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  5. "Hubo tensión y varios arrest…

"Hubo tensión y varios arrestos."

Translation:There was tension and several arrests.

May 18, 2013



I am not about this sentence in spanish, but in english it's a congruence error. It should be: there was tension and there were many arrests.


It's not a problem in Spanish because there is no difference for "there was" and "there were," both are just "hubo."


I would lean toward. There were tensions and many arrests.


Exactly. It's a compound predicate, and just like in the case of a compound subject, e.g., "Anna and I are tall" or "Bob and Joe are short" you would (or at least could) use the plural for agreement. You wouldn't say "Bob and Joe is short". I don't have a problem with "there was" being accepted as it IS often (maybe more often) used, but "there were" shouldn't be rejected.


I disagree. In English it is common to not repeat the verb even if the plurality of the nouns doesn't agree.


There are many common errors in English. They are still gramatical errors none the less. This above is bad English, and made me wince.


As in using three words for 'nonetheless', which is one word.


If you are concerned with the difference in number (singular versus plural), this is not necessarily a problem -- a plural verb is correct. AndreasWitnstein draws our attention (below) to the distinction between the mass noun (tension) and the count noun (arrests). In view of this I think using two verbs is a better solution in this example.


Does "varios" actually mean "many" or is it an error? Google translate uses "several" instead.


My understanding was that it meant several, however Duo disagrees. My Spanish teacher once said 'always remember that 'varios' doesn't mean various- it means several'. I have reported it as an error


"several" is accepted now


It could mean various, but then it has to be placed after a noun.


Just, I thought that varios after the noun meant "different".


My bad. Varios could have meaning of 'some' and in this sense it should be placed in front of a noun as any other limiting adjective, but does the word 'various' belong to the group of limiting adjectives? And how come vario has meaning of 'various' and varios does not?) Very weird.


No, it means “several”. Report it.


Yes. Several. I reported it also


It's accepted now


"There WERE X and Y"


the translation should be : there were tension and many arrests. the translation stated by duolingo is not correct English.


"There was tension and a number of arrests" should also be scored as correct.


That would certainly be more natural, but I think that Duolingo would not like to replace an adjective with a noun. John Ekegren further down tried "numerous", but it was not accepted as that would have been numeroso and it would not have solved the verb problem. Try reporting it and provide this link: https://dictionary.reverso.net/spanish-english/vario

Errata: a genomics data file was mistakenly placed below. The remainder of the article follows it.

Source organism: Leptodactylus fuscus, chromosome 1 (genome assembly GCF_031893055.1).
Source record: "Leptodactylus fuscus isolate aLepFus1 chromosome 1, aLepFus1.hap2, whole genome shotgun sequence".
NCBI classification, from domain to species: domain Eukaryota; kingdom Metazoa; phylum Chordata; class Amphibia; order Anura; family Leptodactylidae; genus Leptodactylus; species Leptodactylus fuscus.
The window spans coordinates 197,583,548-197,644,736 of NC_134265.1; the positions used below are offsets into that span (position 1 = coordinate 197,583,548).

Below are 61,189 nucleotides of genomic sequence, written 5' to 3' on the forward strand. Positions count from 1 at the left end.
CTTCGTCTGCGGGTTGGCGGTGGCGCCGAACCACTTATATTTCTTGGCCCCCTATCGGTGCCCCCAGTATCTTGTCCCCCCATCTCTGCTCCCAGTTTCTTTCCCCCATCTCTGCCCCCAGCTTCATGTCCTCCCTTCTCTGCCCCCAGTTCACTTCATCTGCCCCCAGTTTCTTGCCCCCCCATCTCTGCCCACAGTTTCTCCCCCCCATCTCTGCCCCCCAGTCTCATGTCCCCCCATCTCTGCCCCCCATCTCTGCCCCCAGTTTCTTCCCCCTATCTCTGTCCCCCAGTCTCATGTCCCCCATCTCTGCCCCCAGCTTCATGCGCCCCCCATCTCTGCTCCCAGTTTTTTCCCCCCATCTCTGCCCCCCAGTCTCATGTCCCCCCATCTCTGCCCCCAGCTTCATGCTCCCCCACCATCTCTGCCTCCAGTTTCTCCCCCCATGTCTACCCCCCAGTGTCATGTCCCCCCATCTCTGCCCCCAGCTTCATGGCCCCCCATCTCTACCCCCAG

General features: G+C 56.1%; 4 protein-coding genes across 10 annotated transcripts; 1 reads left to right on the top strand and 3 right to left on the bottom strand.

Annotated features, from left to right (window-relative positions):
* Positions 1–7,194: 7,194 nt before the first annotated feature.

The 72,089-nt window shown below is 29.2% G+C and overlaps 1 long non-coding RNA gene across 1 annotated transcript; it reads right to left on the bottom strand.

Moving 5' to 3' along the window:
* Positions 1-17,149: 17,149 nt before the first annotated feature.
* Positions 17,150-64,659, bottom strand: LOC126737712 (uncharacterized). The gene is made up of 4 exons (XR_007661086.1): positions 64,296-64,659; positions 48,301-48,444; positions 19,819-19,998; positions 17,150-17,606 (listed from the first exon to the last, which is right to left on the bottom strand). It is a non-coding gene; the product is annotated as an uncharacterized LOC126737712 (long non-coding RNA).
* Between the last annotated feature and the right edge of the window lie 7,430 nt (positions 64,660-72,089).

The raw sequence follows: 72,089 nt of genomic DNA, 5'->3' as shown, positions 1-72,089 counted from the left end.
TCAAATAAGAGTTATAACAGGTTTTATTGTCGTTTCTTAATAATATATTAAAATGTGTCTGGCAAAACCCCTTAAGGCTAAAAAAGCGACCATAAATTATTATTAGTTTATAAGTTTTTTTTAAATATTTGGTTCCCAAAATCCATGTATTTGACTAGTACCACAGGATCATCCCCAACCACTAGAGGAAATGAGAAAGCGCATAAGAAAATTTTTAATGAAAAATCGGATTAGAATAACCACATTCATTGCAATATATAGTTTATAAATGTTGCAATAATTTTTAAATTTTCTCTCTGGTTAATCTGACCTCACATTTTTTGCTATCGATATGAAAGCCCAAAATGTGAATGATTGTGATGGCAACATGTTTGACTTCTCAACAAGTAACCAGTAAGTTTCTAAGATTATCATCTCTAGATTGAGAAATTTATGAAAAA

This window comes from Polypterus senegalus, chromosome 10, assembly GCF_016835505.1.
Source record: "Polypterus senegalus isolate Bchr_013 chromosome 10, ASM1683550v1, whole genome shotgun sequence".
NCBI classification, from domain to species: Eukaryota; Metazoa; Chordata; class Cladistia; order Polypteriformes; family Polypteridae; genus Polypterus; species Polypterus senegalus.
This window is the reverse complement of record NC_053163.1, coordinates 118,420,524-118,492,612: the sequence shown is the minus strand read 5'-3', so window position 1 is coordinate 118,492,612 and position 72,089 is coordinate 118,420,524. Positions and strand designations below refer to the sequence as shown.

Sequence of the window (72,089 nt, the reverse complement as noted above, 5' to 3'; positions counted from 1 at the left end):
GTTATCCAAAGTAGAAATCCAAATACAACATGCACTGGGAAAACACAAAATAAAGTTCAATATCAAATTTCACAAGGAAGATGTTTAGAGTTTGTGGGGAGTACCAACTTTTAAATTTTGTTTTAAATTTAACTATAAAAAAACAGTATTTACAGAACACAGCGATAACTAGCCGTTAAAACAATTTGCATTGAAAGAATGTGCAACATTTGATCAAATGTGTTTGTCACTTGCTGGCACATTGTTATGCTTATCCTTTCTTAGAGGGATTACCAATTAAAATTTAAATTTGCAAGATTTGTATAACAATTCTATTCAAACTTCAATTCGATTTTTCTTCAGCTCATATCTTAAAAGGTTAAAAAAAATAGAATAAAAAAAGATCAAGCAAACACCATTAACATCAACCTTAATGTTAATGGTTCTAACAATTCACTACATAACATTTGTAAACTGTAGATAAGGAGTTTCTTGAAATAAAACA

I thought of switching it around to "There were several arrests and tension.", but again I didn't think that Duolingo would accept the answer switched around.


why not "muchas" if they want to say "many" or " a lot of". I used "assorted" and it was rejected even though it appeared in the glossary with "several" and "miscellaneous" and "assorted" as definitions of "varios". Neither "many" nor "a lot of" are I think good definitions of "varios' !


I said 'there was tension and numerous arrests'. Is there some reason why numerous is not a correct translation of varios?


Why not? There where tension and many arrests.


Good question. After all, you can say either “There was an apple and [there were] three oranges.” or “There were an apple & three oranges.”. The difference is that in the latter case, apples and oranges are both count nouns, so they can be counted together and take a plural verb. But ‘tension’ is a mass noun, so it can't be counted along with the arrests.


To my knowledge, two subjects joined by "and" ALWAYS require a plural verb. I had not heard of this stated rule that mass nouns and count nouns can't share the same verb, so I googled it. I did not turn the internet upside down, but none of the top few results say anything of this nature. Could AndreasWitnstein (or anyone else) point me to a relevant link if this is indeed a rule of English grammar that I've never learned?

I still maintain that "There were tension and several arrests" is correct and should be accepted. "There was. . ." is definitely incorrect. I'm fine with Duo accepting it, as it is very common to use "there was" when "there were" should be used, but "there were" certainly shouldn't be marked wrong.


It would be "were" not "where"


Can someone explain the difference between habia and hubo


Why does this mean "many arrests"? I would translate "varios" as "several", "some" or "a number of"


Is there a difference in usage between hubo and fue?


hubo = there was/were; fue = he/she/ it was


why is haber used here?


Here you can think of "There was" or "There were" as showing the existence of the following things.



And some arrests?


The translation should be a plural verb instead of a singular verb, as you are referencing multiple things in a conjunction. If it had been "Hubo tension o varios arrestos," it would be a different story.


There WERE tension AND many arrests.


there was stress is also a good translation


DL ? Confusing answer

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